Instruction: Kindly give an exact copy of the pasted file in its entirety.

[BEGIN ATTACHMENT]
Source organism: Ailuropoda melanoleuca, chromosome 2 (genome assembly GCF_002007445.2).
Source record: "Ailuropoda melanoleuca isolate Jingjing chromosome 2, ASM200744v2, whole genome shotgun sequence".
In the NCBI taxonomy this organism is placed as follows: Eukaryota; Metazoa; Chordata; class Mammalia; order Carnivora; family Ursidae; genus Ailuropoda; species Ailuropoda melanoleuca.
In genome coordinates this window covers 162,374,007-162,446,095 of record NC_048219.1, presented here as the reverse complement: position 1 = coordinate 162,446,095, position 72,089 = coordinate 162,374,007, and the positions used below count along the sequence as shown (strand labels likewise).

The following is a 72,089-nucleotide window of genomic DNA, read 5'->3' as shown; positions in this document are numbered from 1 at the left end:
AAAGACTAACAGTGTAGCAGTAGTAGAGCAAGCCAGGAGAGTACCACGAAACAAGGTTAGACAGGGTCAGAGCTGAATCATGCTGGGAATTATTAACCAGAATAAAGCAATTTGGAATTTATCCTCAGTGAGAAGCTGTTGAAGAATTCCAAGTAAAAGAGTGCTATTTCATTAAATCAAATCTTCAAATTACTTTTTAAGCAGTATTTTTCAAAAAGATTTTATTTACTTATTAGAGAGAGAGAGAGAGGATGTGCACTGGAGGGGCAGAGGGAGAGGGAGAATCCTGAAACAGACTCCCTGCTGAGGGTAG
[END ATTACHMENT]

Source organism: Ailuropoda melanoleuca, chromosome 2 (genome assembly GCF_002007445.2).
Source record: "Ailuropoda melanoleuca isolate Jingjing chromosome 2, ASM200744v2, whole genome shotgun sequence".
In the NCBI taxonomy this organism is placed as follows: Eukaryota; Metazoa; Chordata; class Mammalia; order Carnivora; family Ursidae; genus Ailuropoda; species Ailuropoda melanoleuca.
In genome coordinates this window covers 162,374,007-162,446,095 of record NC_048219.1, presented here as the reverse complement: position 1 = coordinate 162,446,095, position 72,089 = coordinate 162,374,007, and the positions used below count along the sequence as shown (strand labels likewise).

The following is a 72,089-nucleotide window of genomic DNA, read 5'->3' as shown; positions in this document are numbered from 1 at the left end:
AAAGACTAACAGTGTAGCAGTAGTAGAGCAAGCCAGGAGAGTACCACGAAACAAGGTTAGACAGGGTCAGAGCTGAATCATGCTGGGAATTATTAACCAGAATAAAGCAATTTGGAATTTATCCTCAGTGAGAAGCTGTTGAAGAATTCCAAGTAAAAGAGTGCTATTTCATTAAATCAAATCTTCAAATTACTTTTTAAGCAGTATTTTTCAAAAAGATTTTATTTACTTATTAGAGAGAGAGAGAGAGGATGTGCACTGGAGGGGCAGAGGGAGAGGGAGAATCCTGAAACAGACTCCCTGCTGAGGGTAG